Dr. David Dawson on Spider
Jan 2004

Re: Cronenberg's SPIDER
To: Wendy Douglas Ontario Schizophrenia Society

Hi there, I read with interest your endorsement of SPIDER as a film that has something positive to offer the mental health community. Feb /03

I really disliked the film and couldn't understand that it had anything at all to offer except "This is what might happen to you if you don't take your meds." or "Aren't we lucky it's not the bad old days." Not a really helpful message for most people who believe the worst anyway of everybody who may be diagnosed with schizophrenia.

Here's what someone I've been corresponding with has to say. I'd be pleased to follow up with more takes on the film if you're interested.

Bruce Saunders - MOVIE MONDAY SOCIETY and

from Dr David Dawson*

.........Meanwhile I finally watched Spider.

I was surprised. That is, I was surprised about Spider as a movie, let alone message and content.

It is incredibly bleak and depressing. Not a single light tone in the whole thing. I guess that is Cronenberg. But I also found it boring in places, especially the first 30 minutes. Although I would love to have his budget and his cinematographer.

The main character, in shuffling, stupifying, mutterings has got to epitomize or symbolize the depth of human despair and degradation. Totally without hope, humour, warmth of any kind.

As bleak and hopeless a message about mental illness as ever there was. It really is simply a horror movie.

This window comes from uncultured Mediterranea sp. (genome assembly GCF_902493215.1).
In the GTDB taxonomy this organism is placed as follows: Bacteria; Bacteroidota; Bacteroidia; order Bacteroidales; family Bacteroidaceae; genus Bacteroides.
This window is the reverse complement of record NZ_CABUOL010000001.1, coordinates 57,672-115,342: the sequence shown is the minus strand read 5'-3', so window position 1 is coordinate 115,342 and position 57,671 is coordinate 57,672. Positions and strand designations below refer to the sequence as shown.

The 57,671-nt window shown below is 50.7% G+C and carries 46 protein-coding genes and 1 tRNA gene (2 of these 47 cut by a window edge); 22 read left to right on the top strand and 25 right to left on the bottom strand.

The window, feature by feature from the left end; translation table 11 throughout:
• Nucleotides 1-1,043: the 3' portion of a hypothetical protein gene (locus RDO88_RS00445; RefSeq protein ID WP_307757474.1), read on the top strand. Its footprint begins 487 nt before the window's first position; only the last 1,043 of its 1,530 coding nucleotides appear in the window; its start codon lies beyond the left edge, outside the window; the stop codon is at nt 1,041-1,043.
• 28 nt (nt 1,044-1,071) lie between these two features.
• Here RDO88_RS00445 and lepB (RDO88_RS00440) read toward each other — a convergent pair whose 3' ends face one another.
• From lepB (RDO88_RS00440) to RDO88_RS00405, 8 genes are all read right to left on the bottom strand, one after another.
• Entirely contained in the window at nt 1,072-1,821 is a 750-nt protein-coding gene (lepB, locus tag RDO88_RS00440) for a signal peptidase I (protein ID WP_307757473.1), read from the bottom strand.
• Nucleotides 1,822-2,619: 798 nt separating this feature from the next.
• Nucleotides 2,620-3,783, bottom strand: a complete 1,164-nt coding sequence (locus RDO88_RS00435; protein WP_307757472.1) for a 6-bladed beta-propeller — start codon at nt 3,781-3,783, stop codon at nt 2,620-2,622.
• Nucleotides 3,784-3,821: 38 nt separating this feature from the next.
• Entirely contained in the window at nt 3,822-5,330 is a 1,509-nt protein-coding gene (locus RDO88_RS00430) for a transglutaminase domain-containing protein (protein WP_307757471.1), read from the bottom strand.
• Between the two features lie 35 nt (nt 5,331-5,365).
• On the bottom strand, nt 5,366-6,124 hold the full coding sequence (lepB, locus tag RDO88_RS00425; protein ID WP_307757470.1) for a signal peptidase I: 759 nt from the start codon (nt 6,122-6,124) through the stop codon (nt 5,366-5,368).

As for accuracy… Well, the kid seems to decide his mother has been replaced by a whore before he reaches puberty, maybe what? 11 years old?

A few young men with schizophrenia do kill their mothers. But always, as far as I can tell, between the ages of 18 and 30 after several years of severe illness and dependency on mother. These are young men who are delusional at the same time as resenting their ongoing child-like dependency. Mom becomes the source of evil and pain, even a witch or devil, occasionally with overtones of immorality and whoreishness. Then, trapped in this relationship, they lash out. It can be the father or another member of the family targeted but usually the mother because she is most likely the one always there. And of course I don't think they physically see the mother differently, just experience her differently, begin to believe she is controlling them with something, from vibes to spells to rays. When they do lash out it is with hands, fire or knife (unfortunately one I know with an Axe) but never some clever Rube Goldberg plan.

A tiny percentage of people with schizophrenia may do this, and always, today, when not taking their medication.

I think, against Spider, Walter* is full of hope and dignity, and Drummer Boy, despite the ending, is full of warmth, humour, and alternate paths and endings. I can see some Cronenberg fans liking Spider. I have trouble understanding anyone associated with the illness liking Spider.


*David presented his MY NAME IS WALTER JAMES CROSS at MM Aug 25 /03